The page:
Torrey houses less than 200 people, but their intricate pioneer past is obvious due to the various historic structures still standing throughout the small town.

4. Green River
The name of this small village says it all - a great river runs through the city’s majestic surroundings. Less than 1000 people call this Green River home, so it is truly a place that can take you away from the hustle of regular life. The fruit in abundance is melon, and some say you’ll never taste one as sweet than in Green Rivers rolling hills.

Featured in town is the John Wesley Powell Museum which is filled with boats that voyaged along the river. These river paths can lead through the Gray and Desolation Canyons, and planning an excursion is possible at most times of the year because storms are irregular in the area.

5. Midway
Midway is rich with Swiss immigrant heritage, and it's Midway’s Swiss Days which fills the streets with thousands of guests each year. This August festival showcases local food vendors and live performances.

Scuba diving is also a popular activity for the town, one of the few places this is possible so far from the coast. Standing towards the center of town is the Homestead Caldera, a geothermal hot pool. From the beautiful mountain views to the range of fun activities, Midway is a must see along your way.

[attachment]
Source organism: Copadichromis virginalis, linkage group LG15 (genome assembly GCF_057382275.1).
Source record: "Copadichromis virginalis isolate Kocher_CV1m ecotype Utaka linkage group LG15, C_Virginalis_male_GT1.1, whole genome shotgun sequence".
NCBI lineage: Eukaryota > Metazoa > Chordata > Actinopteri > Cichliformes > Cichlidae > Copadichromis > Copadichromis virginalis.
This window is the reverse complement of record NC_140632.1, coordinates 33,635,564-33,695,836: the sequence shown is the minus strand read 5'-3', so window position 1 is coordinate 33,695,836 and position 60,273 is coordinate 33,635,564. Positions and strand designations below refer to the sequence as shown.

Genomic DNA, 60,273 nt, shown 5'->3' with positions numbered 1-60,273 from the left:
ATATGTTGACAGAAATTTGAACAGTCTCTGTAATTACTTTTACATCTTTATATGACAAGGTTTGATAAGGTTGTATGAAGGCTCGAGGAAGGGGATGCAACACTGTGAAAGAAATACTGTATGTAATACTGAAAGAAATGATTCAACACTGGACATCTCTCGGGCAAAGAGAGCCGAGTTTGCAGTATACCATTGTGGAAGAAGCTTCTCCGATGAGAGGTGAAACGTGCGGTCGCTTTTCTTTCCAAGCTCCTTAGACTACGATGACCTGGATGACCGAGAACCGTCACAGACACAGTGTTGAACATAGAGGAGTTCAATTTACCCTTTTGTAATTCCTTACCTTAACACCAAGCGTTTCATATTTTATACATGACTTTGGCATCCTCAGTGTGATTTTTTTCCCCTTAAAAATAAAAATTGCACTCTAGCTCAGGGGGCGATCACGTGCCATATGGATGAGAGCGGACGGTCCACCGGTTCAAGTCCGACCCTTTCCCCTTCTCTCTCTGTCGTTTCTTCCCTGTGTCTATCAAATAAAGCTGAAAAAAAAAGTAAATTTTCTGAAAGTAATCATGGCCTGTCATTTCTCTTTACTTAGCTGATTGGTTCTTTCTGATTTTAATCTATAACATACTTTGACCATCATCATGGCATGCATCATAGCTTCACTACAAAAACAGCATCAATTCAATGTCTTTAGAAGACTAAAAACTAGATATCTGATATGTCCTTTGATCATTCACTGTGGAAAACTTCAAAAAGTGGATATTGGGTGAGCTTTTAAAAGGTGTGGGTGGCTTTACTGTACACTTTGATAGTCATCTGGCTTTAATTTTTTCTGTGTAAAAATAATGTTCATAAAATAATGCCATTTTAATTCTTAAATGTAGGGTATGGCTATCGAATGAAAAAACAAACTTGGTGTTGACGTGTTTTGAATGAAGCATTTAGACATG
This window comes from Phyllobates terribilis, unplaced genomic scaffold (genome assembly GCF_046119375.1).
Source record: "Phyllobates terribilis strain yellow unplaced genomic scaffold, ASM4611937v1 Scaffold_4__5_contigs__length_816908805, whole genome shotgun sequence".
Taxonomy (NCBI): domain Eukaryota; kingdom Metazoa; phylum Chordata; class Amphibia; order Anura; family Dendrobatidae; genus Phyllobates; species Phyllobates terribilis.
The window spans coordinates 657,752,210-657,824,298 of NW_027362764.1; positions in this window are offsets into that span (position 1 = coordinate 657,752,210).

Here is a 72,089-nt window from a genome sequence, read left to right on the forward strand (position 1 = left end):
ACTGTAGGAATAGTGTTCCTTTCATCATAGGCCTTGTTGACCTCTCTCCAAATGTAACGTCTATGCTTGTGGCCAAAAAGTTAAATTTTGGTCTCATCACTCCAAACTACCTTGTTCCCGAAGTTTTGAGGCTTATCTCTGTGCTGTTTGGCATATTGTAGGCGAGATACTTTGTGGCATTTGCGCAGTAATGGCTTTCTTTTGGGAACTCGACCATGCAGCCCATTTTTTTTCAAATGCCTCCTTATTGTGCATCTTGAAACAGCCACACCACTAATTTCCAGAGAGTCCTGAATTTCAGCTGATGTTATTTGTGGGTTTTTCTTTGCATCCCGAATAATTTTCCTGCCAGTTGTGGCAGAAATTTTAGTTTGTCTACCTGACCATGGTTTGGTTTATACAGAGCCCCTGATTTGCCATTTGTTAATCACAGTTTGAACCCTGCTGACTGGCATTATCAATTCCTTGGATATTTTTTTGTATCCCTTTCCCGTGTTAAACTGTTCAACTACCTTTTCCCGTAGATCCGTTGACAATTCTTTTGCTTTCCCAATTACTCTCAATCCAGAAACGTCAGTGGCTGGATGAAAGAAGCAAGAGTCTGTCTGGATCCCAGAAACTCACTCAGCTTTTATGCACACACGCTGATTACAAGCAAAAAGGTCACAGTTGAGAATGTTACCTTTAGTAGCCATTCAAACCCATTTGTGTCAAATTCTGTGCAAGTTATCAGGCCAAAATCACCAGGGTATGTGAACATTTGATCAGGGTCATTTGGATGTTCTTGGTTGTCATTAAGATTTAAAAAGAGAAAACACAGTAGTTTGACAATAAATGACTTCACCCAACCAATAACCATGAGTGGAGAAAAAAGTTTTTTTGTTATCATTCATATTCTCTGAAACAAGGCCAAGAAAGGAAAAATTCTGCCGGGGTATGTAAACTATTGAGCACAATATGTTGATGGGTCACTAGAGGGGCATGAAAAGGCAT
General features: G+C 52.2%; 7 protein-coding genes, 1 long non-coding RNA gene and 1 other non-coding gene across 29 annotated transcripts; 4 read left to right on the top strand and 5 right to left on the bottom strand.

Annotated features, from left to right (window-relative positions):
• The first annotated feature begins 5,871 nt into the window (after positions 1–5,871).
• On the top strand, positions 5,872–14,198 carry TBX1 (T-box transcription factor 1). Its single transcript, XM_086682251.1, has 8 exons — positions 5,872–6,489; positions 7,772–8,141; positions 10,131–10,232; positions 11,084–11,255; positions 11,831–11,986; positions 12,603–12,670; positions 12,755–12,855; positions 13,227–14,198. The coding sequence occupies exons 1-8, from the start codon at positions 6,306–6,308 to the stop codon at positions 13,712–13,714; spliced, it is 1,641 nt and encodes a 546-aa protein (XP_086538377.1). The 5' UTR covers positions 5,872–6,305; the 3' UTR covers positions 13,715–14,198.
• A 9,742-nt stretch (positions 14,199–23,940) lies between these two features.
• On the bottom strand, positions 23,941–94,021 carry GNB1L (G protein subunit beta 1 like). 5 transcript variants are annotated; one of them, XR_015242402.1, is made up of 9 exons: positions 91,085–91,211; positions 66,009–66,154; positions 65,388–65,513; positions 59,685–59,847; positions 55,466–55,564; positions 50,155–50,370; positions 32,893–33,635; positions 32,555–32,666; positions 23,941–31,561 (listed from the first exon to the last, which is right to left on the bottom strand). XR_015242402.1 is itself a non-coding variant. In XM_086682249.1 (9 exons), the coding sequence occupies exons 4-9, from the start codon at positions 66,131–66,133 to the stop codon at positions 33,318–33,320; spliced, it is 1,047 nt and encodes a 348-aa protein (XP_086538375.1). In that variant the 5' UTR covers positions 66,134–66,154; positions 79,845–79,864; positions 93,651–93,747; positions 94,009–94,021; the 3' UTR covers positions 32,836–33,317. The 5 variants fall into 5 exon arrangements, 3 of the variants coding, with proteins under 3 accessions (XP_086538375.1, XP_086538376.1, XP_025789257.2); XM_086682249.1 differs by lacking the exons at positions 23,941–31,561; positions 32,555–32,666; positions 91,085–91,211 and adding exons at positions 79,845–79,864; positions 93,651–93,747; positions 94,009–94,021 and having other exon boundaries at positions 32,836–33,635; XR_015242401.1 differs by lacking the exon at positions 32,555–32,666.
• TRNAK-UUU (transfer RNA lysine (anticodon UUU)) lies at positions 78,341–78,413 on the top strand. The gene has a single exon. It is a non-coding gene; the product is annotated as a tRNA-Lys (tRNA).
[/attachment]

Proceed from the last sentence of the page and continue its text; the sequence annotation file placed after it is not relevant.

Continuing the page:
cars lining the main street on an overcast day

6. Moab
Moab is one of the most visited small towns in Utah. The most notable sight is the rock formations found in Arches National Park. This small town is a great place to rest for those visiting the nearby Canyonlands National Park.

This is a true southwestern city. Though Moab has an old-timey welcoming feel, the downtown area is renowned for its modern dining and shopping. There are crowds of young people running homemade clothing shops and even specialty coffee shops.

7. Heber City
Right in the heart of Utah’s mountains is the town of Heber City. This is an area of Utah where all activities are centered on the outdoors. From boat tours and paddle boarding on the water to hiking and horseback riding through the surrounding wilderness, lovers of the outdoors will love Heber City.